I wanted to learn more and strengthen my writing. So I ordered an essay in an online writing service on the link, and the result exceeded all my expectations. I first learned that “The most successful trolls can create tension in several communities, pushing them together and using public projections in the media to attract the attention of the general public. I was judging by the latest scenarios of the revolution "computer" or "Facebook". Trolling has already become a demanded specialization of representatives of many professions, for example, such as journalism, world politics, international economics, and some others. ” So I had to redo my written work, it’s good that it turned out before the deadline.

      "The phenomenon of trolling is associated with anonymity and is impossible in conditions other than anonymity in the implementation of network communication.

      Although the Internet has a simplified wording “Trolling is rudeness on the Internet ”, and“ according to this, a troll is a cad on the Internet. ” This does not at all reflect the depth of the problem, which will increasingly grow with time.

      It's a peaty some states have succeeded in trolling, as in cyber aggression against other countries. "

    • alfmartinez profile image


      14 months ago from Vancouver, BC V6B 3K9

      There are as many trolls on the Canadian Internet as on the United States. To better understand the peculiarities of the distribution of trolls around the world, as a social phenomenon, I asked my professor to assign me a written assignment “Causes of trolls on the Internet and their future.” Seniors students looked on my efforts with pity, but my essay was recognized as the best in the group.

      Here is a very brief summary of my essay.

      On the Internet, “trolls” refer to people who provoke emotional turmoil (most often with personnel changes), harassing other users or (less commonly) posing as other people. This word initially comes not from the name of the mythological trolls, but from the fishing term "trilling" (Eng. trolling - trolling). This consonance has taken root so that the identification of Internet hooligans with mythological trolls has become a commonplace and even a topic for jokes and cartoons. On the other hand, this word has gained popularity because of its different meaning - “trolls” as creatures mentioned in Scandinavian mythology. Mythological creatures trolls, especially in children's stories, are portrayed as ugly, unpleasant creatures designed to cause harm and create evil.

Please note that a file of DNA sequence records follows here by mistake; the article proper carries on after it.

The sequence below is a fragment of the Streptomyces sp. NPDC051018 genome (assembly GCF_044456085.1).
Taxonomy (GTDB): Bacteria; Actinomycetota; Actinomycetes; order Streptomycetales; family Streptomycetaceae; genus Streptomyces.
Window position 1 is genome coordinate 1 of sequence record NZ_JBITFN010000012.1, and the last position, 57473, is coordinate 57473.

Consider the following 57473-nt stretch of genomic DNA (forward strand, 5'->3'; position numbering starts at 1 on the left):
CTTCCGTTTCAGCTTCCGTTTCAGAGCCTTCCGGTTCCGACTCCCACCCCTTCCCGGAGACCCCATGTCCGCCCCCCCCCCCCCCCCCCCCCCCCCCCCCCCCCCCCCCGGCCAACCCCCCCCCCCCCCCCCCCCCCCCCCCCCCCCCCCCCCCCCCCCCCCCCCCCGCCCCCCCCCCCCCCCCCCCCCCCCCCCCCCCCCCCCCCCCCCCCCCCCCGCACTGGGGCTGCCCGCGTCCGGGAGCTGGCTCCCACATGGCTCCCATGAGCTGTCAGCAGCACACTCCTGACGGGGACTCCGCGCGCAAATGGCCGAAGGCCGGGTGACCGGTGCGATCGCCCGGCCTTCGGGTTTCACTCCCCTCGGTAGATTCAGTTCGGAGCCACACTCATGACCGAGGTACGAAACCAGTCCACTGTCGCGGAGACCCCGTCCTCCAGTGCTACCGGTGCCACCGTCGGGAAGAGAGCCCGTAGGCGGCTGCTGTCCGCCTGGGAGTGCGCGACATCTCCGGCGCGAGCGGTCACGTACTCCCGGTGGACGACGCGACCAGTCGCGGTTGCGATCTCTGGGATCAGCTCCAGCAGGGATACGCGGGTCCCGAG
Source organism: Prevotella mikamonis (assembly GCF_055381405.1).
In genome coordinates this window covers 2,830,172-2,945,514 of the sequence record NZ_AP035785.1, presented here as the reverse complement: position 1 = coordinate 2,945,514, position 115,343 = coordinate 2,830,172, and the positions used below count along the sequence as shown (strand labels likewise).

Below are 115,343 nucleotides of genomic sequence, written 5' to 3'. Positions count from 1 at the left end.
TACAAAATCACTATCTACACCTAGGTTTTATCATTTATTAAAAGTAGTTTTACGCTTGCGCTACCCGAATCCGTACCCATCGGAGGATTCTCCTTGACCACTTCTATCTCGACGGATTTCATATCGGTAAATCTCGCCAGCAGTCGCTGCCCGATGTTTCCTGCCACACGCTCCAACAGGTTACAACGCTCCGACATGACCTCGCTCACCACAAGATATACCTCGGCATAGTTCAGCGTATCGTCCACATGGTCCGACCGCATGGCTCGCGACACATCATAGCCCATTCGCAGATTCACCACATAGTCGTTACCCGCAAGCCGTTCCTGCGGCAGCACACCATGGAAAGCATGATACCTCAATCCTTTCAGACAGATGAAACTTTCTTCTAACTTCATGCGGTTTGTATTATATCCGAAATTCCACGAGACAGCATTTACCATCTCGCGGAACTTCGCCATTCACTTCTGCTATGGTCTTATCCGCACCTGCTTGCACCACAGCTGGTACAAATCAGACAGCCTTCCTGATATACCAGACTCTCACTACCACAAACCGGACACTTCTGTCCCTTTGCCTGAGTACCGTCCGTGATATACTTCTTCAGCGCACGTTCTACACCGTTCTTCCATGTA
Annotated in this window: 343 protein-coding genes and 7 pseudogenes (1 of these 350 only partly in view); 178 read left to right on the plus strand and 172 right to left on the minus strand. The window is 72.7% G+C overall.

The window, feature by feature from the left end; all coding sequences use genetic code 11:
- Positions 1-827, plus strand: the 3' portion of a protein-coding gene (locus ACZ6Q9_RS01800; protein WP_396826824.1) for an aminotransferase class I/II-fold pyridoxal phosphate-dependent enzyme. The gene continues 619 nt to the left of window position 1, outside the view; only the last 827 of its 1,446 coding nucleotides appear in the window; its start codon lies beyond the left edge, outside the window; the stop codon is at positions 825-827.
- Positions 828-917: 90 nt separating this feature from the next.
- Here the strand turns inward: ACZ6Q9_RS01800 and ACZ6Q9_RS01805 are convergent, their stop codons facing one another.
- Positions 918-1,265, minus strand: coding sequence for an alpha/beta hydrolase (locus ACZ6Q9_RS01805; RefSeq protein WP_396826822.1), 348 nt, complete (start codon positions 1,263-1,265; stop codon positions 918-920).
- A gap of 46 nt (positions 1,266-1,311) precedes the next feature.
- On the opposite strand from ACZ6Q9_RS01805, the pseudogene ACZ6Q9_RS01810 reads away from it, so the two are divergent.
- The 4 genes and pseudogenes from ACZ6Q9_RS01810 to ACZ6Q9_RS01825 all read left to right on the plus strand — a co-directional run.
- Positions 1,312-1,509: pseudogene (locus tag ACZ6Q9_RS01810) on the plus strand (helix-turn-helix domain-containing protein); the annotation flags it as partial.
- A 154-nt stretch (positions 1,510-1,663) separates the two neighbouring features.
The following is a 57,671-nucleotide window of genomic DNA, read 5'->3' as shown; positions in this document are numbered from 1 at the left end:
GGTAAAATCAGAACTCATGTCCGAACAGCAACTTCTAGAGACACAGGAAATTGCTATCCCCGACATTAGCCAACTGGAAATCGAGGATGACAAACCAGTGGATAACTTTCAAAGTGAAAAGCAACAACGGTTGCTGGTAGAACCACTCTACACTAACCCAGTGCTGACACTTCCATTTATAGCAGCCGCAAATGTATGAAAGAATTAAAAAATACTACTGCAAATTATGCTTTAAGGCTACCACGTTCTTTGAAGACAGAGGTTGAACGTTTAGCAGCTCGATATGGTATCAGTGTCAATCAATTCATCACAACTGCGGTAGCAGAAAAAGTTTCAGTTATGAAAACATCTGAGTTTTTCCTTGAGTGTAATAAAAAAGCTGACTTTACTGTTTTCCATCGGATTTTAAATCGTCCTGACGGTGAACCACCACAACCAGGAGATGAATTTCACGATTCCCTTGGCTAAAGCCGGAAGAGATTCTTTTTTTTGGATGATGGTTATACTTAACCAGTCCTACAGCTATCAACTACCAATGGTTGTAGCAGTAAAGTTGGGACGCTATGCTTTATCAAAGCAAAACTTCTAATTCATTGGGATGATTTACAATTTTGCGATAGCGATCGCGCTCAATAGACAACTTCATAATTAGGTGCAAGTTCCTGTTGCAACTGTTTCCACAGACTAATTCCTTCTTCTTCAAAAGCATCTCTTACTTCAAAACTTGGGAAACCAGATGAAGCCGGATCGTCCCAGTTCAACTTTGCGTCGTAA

Trolling as a form of social aggression has its characteristics.

      One of them is the possibility of the existence of trolling exclusively in virtual communities.

      The second feature is that trolling has specific mechanisms for the rapid release of avalanche-like aggression, which instantly spreads to most members of the virtual community.

      The third feature of trolling is the impossibility of a potential victim of a conflict to enter into physical or visual contact with the initiator of the conflict situation itself (the troll).

      Recently, trolling is increasingly being used as a PR technology in the commercial and political sphere. Experts argue that the use of this technology gives PR managers such advantages as creating false effects of mass character and public opinion, an opportunity to increase confidence in the source of information, as well as an increase in the coverage of the audience of information recipients. At the same time, trolling is among the “dirty” technologies.

      According to the first trolling researcher Judith Donat, trolling is “a game of fake personality, but without the consent of the majority of players who are not aware of participation in this game” Judith S. Donath. Identity and Deception in the Virtual Community. - London, 2010..

    • deborah84 profile image


      14 months ago

      Great article. Today it is particularly relevant in connection with the trolling trials: the United States, the United Kingdom, the Netherlands, and other European countries.

    • EricFarmer8x profile image

      Eric Farmer 

      2 years ago from Rockford Illinois

      An interesting article on trolls. I also wonder why some people post the things they do online.

    • k@ri profile image

      Kari Poulsen 

      2 years ago from Ohio

      Nice breakdown of trolls. I do not understand this behavior. But, I'm not a sadistic individual.